Professionals in the nutrition and healthcare industry have agreed that using the food-based approach is one of the most cost-effective ways to prevent malnutrition. This, they explained, begins with adequate nutrition in the first 1,000 days of life and adequate maternal and adolescent nutrition.
This assertion was made by panelists at the Protein Challenge Webinar Series 5, themed: ‘Bridging the Knowledge Gap’ held on Thursday, November 5, 2020.
Prof. Henrietta Nkechi Ene-Obong, Professor of Human Nutrition, Department of Biochemistry, Faculty of Basic Medical Sciences, University of Calabar, Cross River State, stated that capacity must be developed, to bridge the knowledge gap, and put such knowledge into action.
She said that mothers should be encouraged to engage in exclusive breastfeeding for the first six months, and to continue breastfeeding for two years, noting that adequate complementary feeding should also be promoted. She said: “Plant protein alone is not adequate to support maximum growth and development in infants and children. Plant proteins should be supplemented with animal source foods like fish, poultry and eggs.”
Prof. Ene-Obong also urged people to complement their proteins. According to her: “In family meals, it is important that we learn to mix our carbohydrates with proteins. For example: rice and beans; yam and eggs. We must ensure that infants and young children consume foods from at least four food groups, including grains, roots and tubers; legumes and nuts; dairy products; flesh foods and eggs; vitamin A-rich fruits and vegetables (like carrots and sweet potatoes) and other fruits and vegetables.”
She explained that proteins are made up of amino acids, which are the building blocks of the body tissues; hence they are found throughout the body. Pregnant and lactating women need extra proteins to help in the development of the foetus and milk production, she noted.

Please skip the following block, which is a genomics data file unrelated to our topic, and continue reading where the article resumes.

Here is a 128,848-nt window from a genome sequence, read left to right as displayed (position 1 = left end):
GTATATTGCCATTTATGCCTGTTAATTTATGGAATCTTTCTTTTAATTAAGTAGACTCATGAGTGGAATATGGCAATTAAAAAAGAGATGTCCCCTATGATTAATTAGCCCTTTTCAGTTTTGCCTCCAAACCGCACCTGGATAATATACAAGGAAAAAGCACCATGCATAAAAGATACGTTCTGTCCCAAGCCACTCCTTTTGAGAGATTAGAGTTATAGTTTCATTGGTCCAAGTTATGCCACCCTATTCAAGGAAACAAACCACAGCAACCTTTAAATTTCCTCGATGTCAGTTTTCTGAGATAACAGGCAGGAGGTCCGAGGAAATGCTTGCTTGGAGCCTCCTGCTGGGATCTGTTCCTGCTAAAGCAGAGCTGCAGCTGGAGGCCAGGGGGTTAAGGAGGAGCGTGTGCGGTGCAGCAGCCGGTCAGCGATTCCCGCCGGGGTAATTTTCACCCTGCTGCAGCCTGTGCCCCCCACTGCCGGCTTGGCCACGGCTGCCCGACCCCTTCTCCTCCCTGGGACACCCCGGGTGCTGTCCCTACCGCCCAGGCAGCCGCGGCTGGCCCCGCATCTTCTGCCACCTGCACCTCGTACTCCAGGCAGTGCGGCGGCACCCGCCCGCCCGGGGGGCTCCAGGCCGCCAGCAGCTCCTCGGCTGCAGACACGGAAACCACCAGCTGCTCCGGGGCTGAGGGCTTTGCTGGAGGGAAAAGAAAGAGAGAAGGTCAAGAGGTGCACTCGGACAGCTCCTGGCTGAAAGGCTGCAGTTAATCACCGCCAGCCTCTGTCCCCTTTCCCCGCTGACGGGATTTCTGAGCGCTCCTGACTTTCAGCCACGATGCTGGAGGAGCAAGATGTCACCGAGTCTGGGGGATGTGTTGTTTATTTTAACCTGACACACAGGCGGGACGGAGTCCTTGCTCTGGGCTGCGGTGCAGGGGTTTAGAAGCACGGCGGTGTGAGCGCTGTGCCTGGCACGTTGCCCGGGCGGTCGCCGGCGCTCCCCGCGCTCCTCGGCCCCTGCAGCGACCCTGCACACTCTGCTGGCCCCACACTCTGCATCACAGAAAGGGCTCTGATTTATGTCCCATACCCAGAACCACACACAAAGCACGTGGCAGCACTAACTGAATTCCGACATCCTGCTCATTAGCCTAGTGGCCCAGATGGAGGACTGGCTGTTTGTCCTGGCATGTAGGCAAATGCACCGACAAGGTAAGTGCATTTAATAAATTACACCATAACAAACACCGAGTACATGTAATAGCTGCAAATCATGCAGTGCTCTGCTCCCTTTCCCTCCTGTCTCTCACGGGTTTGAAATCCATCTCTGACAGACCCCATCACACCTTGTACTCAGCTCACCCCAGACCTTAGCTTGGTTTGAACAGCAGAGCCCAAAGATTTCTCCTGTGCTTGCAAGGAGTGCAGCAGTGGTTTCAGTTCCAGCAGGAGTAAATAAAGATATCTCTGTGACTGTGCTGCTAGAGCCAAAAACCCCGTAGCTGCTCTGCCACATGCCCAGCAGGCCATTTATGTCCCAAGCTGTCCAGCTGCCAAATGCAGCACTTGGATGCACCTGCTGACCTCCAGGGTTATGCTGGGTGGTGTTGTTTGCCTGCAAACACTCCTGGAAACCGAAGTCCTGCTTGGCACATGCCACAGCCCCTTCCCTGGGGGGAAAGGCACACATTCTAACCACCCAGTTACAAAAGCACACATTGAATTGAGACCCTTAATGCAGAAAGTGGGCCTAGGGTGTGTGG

She revealed that healthy adults needed to consume an average of 0.8g of protein per kilogram of body weight, for individuals with minimal to intense physical activity.
Also lending her voice, Dr. Ifeoma Akeredolu, Chief Lecturer, Department of Nutrition and Dietetics, Yaba College of Technology, said that protein deficiency still lingers in Nigeria because of ignorance and poverty. She explained that many people are unaware of the dietary guidelines, adding that the food-based dietary guidelines in Nigeria are all outdated. She called for a review and update of the guidelines, in accordance with the Food and Agriculture Organisation (FAO) standard. She also encouraged people to develop exciting recipes, to create variety in meal planning.
Discussants also stressed the need for more people to come into the healthcare space, noting that Nigerians were naturally averse to visiting health facilities or consulting health practitioners.
Buttressing the point, Dr. Bimbo Oyedokun, a medical expert and a healthcare management consultant, said that protein deficiency can be medically detected and treated. Symptoms of protein deficiency include poor mental functions, limp hair, pale skin and dental problems. He argued that e-health services and medical technology can be used to mitigate protein deficiency in Nigeria.
The webinar was moderated by Chef Anwuli Ogbonnaya, Chef and Founder of PartyParty Kitchen, Lagos. She said that people had to consciously adopt recipes with a variety of local food sources such as millet, sorghum, acha (hungry rice), oats, groundnuts, soybeans, oil bean seed (ugba), pumpkin seed (egusi) and Bambara groundnuts (okpa).